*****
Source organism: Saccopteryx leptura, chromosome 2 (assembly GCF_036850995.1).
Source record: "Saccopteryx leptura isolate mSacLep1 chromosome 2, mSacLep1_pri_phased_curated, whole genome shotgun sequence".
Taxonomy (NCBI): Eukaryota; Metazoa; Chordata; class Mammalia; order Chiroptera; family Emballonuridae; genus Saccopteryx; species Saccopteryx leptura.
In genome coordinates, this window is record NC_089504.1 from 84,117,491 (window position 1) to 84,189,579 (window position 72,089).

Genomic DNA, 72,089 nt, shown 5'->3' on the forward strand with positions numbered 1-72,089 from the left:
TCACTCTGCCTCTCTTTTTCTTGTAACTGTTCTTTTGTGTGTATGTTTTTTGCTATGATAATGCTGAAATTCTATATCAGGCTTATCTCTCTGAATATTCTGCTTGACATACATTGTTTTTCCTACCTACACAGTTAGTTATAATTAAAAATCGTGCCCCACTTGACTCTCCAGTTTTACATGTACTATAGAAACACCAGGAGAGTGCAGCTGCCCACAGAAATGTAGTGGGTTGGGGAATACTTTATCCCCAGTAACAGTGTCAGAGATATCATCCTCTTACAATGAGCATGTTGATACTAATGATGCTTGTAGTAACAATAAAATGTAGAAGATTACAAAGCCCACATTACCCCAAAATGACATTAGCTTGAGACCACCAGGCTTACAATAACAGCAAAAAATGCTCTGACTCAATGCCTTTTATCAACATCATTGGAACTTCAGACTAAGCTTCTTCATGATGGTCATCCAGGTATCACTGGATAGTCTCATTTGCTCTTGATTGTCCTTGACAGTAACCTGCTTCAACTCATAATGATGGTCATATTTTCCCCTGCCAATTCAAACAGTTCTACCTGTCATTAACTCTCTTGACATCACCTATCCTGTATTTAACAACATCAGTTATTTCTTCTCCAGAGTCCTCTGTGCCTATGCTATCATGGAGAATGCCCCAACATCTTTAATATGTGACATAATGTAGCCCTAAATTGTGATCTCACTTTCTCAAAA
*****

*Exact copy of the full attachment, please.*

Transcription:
Source organism: Saccopteryx leptura, chromosome 2 (assembly GCF_036850995.1).
Source record: "Saccopteryx leptura isolate mSacLep1 chromosome 2, mSacLep1_pri_phased_curated, whole genome shotgun sequence".
Taxonomy (NCBI): Eukaryota; Metazoa; Chordata; class Mammalia; order Chiroptera; family Emballonuridae; genus Saccopteryx; species Saccopteryx leptura.
In genome coordinates, this window is record NC_089504.1 from 84,117,491 (window position 1) to 84,189,579 (window position 72,089).

Genomic DNA, 72,089 nt, shown 5'->3' on the forward strand with positions numbered 1-72,089 from the left:
TCACTCTGCCTCTCTTTTTCTTGTAACTGTTCTTTTGTGTGTATGTTTTTTGCTATGATAATGCTGAAATTCTATATCAGGCTTATCTCTCTGAATATTCTGCTTGACATACATTGTTTTTCCTACCTACACAGTTAGTTATAATTAAAAATCGTGCCCCACTTGACTCTCCAGTTTTACATGTACTATAGAAACACCAGGAGAGTGCAGCTGCCCACAGAAATGTAGTGGGTTGGGGAATACTTTATCCCCAGTAACAGTGTCAGAGATATCATCCTCTTACAATGAGCATGTTGATACTAATGATGCTTGTAGTAACAATAAAATGTAGAAGATTACAAAGCCCACATTACCCCAAAATGACATTAGCTTGAGACCACCAGGCTTACAATAACAGCAAAAAATGCTCTGACTCAATGCCTTTTATCAACATCATTGGAACTTCAGACTAAGCTTCTTCATGATGGTCATCCAGGTATCACTGGATAGTCTCATTTGCTCTTGATTGTCCTTGACAGTAACCTGCTTCAACTCATAATGATGGTCATATTTTCCCCTGCCAATTCAAACAGTTCTACCTGTCATTAACTCTCTTGACATCACCTATCCTGTATTTAACAACATCAGTTATTTCTTCTCCAGAGTCCTCTGTGCCTATGCTATCATGGAGAATGCCCCAACATCTTTAATATGTGACATAATGTAGCCCTAAATTGTGATCTCACTTTCTCAAAA